What are the key facts in Moore v United States? The Washington Post reports on the case that the US Supreme Court will begin hearing next week. Many tax experts (including TPC’s Steve Rosenthal) have detailed how an outcome favoring the plaintiffs, who invested in India-based KisanKraft, could destabilize the nation’s tax system. In court filings, the Moore’s attorneys say they had no role in KisanKraft’s management and never received a distribution, dividend, or other payment from the firm. But information reviewed by The Washington Post (and first reported by TaxNotes) shows that Charles Moore served on the KisanKraft board for five years and made a significant cash contribution to the company, earning 12 percent interest the following year.
Montana Supreme Court sides with the state in property tax dispute. The Montana Supreme Court last week ordered counties to collect the full amount of property taxes ordered by state policymakers. The Montana Association of Counties and the state Department of Revenue had petitioned the state Supreme Court to rule whether the state could mandate counties to collect the full amount; some Montana localities want to collect less from its constituents to offset the impact of fast-rising home values. The court’s unanimous decision states that the Department of Revenue has the sole authority to calculate the tax and that counties must collect the full amount as directed.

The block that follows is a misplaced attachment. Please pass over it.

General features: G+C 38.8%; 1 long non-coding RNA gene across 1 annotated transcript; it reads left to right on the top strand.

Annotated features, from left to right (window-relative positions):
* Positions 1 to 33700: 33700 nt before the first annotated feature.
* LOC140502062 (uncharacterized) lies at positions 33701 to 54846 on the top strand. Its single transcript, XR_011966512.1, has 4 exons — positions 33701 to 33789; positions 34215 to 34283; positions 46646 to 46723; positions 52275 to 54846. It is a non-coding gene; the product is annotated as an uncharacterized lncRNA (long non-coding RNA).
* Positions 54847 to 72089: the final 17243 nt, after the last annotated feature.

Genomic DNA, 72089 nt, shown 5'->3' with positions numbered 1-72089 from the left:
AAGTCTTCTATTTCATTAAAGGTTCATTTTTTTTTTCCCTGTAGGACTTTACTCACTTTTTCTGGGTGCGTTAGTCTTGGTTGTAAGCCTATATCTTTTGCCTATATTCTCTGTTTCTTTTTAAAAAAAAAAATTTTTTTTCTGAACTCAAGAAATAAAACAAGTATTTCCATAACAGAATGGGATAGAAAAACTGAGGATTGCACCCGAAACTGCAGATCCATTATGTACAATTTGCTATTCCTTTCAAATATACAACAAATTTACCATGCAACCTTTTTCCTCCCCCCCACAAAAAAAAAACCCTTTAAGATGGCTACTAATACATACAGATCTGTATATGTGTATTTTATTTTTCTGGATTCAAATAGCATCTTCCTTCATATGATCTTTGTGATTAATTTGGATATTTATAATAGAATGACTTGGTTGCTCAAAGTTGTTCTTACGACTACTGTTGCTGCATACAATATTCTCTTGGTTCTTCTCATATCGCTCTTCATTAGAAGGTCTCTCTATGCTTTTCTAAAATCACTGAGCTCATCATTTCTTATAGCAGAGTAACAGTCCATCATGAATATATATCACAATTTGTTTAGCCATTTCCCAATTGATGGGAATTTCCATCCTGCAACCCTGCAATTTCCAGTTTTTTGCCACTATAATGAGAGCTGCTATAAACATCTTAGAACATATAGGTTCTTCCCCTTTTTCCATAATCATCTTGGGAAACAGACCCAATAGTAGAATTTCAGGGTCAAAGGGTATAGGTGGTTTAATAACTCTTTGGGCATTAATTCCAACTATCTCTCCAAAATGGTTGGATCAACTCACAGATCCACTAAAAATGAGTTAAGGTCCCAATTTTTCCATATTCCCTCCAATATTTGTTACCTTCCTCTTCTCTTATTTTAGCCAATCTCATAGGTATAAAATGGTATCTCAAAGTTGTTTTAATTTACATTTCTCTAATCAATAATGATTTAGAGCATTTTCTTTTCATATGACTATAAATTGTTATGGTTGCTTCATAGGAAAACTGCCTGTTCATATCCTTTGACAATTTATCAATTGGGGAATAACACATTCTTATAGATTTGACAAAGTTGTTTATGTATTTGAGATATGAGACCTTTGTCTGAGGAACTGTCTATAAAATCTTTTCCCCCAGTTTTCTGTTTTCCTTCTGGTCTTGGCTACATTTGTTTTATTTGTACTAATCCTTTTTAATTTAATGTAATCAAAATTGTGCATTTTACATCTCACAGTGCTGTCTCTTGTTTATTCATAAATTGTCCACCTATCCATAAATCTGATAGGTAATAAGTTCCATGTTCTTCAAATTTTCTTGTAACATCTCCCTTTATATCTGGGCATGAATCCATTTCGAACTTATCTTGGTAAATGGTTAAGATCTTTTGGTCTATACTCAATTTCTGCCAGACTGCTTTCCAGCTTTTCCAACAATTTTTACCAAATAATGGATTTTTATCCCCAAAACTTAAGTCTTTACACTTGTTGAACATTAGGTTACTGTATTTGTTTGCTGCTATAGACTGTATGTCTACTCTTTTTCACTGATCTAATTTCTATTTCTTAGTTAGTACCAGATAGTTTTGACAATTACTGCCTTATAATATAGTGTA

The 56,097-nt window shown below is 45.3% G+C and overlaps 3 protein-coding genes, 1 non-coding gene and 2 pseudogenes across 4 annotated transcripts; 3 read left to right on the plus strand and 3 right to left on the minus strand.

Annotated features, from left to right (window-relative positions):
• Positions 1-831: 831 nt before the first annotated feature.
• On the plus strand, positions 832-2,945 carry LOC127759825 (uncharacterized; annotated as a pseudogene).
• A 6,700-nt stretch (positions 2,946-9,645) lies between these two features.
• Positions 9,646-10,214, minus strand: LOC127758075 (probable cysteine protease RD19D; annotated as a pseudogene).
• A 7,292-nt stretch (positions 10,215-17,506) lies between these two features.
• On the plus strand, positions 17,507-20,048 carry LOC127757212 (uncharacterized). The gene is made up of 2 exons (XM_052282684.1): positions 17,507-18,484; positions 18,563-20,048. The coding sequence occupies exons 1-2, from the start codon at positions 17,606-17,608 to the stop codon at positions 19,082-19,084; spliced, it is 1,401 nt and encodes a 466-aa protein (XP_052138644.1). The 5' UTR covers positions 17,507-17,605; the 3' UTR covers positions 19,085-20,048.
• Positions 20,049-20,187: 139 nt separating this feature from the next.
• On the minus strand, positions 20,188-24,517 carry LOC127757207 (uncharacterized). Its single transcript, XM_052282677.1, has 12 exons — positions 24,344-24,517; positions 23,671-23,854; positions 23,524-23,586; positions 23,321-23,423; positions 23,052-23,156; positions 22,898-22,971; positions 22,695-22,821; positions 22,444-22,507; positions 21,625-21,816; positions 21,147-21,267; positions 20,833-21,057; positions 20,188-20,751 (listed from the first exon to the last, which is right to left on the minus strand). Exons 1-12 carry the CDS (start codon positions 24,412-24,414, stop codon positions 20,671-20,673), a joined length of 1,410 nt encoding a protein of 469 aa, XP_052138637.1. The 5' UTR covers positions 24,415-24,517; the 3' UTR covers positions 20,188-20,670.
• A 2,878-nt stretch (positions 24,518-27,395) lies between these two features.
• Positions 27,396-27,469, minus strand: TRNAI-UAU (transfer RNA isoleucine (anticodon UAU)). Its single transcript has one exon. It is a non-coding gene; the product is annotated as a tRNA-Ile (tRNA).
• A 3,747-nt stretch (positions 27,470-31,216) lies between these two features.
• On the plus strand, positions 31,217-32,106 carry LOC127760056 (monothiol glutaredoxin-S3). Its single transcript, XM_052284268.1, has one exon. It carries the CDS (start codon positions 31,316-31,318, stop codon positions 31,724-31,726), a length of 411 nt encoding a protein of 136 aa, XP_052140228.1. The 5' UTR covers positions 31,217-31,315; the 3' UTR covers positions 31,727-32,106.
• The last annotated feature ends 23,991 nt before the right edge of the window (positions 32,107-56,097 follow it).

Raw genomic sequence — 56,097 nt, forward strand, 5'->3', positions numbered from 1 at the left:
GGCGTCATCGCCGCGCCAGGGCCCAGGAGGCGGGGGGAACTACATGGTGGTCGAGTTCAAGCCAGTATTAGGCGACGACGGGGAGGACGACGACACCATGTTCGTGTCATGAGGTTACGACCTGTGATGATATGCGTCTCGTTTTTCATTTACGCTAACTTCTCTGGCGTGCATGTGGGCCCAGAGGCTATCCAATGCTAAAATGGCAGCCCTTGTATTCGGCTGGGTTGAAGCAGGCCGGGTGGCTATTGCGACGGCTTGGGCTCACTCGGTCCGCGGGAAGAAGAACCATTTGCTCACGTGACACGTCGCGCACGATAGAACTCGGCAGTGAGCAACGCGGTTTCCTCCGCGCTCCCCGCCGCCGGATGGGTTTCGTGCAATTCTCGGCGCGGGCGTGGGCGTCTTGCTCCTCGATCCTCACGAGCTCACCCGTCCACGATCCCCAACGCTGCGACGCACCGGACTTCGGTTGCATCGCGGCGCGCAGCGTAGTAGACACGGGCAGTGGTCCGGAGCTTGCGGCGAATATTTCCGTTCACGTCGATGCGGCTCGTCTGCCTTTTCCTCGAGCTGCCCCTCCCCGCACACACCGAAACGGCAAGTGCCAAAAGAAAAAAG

Ohio lawmaker wants to halve the state tax rate on gross receipts of sports betting operators. State Sen. Niraj Antani (R) introduced a bill to cut the gross receipts tax from 20 percent to 10 percent for sports betting operators. It could cost the state tens of millions of dollars in tax revenue.
Around the globe… Denmark will delay its tax increases on electric vehicles in its new budget, allocating $30 million over 2024 and 2025 to maintain the current tax-free allowance for electric cars. The tax discount on electric vehicles will be phased out by 2030. New Zealand’s government will repeal legislation banning the sale of cigarettes to those of legal age born after January 2009. Revenue from the continued sale of cigarettes will fund other tax cuts.
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